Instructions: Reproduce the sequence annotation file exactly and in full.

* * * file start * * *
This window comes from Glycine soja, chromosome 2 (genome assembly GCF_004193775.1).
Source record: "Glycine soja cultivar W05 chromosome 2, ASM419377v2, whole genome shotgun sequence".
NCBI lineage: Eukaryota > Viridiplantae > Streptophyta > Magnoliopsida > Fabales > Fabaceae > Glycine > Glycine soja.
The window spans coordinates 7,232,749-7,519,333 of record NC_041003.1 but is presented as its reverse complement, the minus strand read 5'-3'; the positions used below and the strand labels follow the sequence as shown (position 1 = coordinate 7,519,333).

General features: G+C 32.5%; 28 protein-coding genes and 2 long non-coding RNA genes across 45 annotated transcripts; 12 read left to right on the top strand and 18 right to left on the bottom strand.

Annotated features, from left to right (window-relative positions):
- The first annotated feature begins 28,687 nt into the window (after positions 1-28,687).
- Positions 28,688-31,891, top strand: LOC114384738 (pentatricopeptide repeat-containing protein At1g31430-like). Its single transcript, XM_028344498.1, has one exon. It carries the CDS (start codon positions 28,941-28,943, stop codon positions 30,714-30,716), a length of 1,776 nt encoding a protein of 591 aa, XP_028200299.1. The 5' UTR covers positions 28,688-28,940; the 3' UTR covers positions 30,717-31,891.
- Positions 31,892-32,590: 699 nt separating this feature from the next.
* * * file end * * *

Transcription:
This window comes from Glycine soja, chromosome 2 (genome assembly GCF_004193775.1).
Source record: "Glycine soja cultivar W05 chromosome 2, ASM419377v2, whole genome shotgun sequence".
NCBI lineage: Eukaryota > Viridiplantae > Streptophyta > Magnoliopsida > Fabales > Fabaceae > Glycine > Glycine soja.
The window spans coordinates 7,232,749-7,519,333 of record NC_041003.1 but is presented as its reverse complement, the minus strand read 5'-3'; the positions used below and the strand labels follow the sequence as shown (position 1 = coordinate 7,519,333).

General features: G+C 32.5%; 28 protein-coding genes and 2 long non-coding RNA genes across 45 annotated transcripts; 12 read left to right on the top strand and 18 right to left on the bottom strand.

Annotated features, from left to right (window-relative positions):
- The first annotated feature begins 28,687 nt into the window (after positions 1-28,687).
- Positions 28,688-31,891, top strand: LOC114384738 (pentatricopeptide repeat-containing protein At1g31430-like). Its single transcript, XM_028344498.1, has one exon. It carries the CDS (start codon positions 28,941-28,943, stop codon positions 30,714-30,716), a length of 1,776 nt encoding a protein of 591 aa, XP_028200299.1. The 5' UTR covers positions 28,688-28,940; the 3' UTR covers positions 30,717-31,891.
- Positions 31,892-32,590: 699 nt separating this feature from the next.